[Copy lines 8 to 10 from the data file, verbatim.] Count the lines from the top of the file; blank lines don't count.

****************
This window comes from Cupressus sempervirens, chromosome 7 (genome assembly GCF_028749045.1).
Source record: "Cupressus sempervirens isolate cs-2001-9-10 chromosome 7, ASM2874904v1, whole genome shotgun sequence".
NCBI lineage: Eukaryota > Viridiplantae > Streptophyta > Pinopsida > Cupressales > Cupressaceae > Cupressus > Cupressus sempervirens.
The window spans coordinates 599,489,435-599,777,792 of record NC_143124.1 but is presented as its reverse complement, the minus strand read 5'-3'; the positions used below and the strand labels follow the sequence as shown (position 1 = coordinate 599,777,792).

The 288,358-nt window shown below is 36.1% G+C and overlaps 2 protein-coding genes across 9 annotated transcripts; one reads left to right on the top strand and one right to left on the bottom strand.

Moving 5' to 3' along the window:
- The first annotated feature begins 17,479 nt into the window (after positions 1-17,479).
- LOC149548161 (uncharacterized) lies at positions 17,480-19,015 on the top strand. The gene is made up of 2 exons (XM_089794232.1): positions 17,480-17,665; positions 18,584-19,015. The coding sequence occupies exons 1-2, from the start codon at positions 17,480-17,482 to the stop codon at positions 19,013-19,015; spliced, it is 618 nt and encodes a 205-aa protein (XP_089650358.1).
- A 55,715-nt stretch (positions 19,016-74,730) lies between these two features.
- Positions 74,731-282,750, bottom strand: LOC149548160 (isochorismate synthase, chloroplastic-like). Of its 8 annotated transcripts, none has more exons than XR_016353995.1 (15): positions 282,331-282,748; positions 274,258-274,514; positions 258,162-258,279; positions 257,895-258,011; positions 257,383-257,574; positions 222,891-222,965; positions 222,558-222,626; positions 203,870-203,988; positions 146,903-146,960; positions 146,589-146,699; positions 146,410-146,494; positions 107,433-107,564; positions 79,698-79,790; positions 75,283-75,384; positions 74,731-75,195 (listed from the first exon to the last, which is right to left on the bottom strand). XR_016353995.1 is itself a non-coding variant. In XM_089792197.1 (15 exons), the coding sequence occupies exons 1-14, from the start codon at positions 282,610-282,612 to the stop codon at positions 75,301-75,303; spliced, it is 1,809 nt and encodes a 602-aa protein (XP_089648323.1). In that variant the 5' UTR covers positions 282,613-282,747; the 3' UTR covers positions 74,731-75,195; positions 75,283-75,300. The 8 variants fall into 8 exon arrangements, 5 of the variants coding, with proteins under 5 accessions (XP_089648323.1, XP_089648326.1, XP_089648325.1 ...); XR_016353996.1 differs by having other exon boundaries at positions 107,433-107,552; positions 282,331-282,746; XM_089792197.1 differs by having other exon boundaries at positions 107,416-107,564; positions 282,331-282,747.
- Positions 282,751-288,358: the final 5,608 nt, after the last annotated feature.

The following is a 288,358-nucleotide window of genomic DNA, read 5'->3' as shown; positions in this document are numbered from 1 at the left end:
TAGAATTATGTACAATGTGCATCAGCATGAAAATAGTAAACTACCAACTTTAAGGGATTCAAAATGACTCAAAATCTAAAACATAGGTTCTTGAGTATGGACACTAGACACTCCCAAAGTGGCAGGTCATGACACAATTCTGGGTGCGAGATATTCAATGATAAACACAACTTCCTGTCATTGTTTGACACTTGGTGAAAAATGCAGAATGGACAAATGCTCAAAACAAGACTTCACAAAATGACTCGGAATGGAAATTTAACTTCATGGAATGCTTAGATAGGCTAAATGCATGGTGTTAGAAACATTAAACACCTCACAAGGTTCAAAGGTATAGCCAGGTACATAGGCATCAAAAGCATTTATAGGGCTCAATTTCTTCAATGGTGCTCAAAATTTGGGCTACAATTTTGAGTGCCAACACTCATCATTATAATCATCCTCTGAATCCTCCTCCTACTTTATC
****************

- LOC149548161 (uncharacterized) lies at positions 17,480-19,015 on the top strand. The gene is made up of 2 exons (XM_089794232.1): positions 17,480-17,665; positions 18,584-19,015. The coding sequence occupies exons 1-2, from the start codon at positions 17,480-17,482 to the stop codon at positions 19,013-19,015; spliced, it is 618 nt and encodes a 205-aa protein (XP_089650358.1).
- A 55,715-nt stretch (positions 19,016-74,730) lies between these two features.
- Positions 74,731-282,750, bottom strand: LOC149548160 (isochorismate synthase, chloroplastic-like). Of its 8 annotated transcripts, none has more exons than XR_016353995.1 (15): positions 282,331-282,748; positions 274,258-274,514; positions 258,162-258,279; positions 257,895-258,011; positions 257,383-257,574; positions 222,891-222,965; positions 222,558-222,626; positions 203,870-203,988; positions 146,903-146,960; positions 146,589-146,699; positions 146,410-146,494; positions 107,433-107,564; positions 79,698-79,790; positions 75,283-75,384; positions 74,731-75,195 (listed from the first exon to the last, which is right to left on the bottom strand). XR_016353995.1 is itself a non-coding variant. In XM_089792197.1 (15 exons), the coding sequence occupies exons 1-14, from the start codon at positions 282,610-282,612 to the stop codon at positions 75,301-75,303; spliced, it is 1,809 nt and encodes a 602-aa protein (XP_089648323.1). In that variant the 5' UTR covers positions 282,613-282,747; the 3' UTR covers positions 74,731-75,195; positions 75,283-75,300. The 8 variants fall into 8 exon arrangements, 5 of the variants coding, with proteins under 5 accessions (XP_089648323.1, XP_089648326.1, XP_089648325.1 ...); XR_016353996.1 differs by having other exon boundaries at positions 107,433-107,552; positions 282,331-282,746; XM_089792197.1 differs by having other exon boundaries at positions 107,416-107,564; positions 282,331-282,747.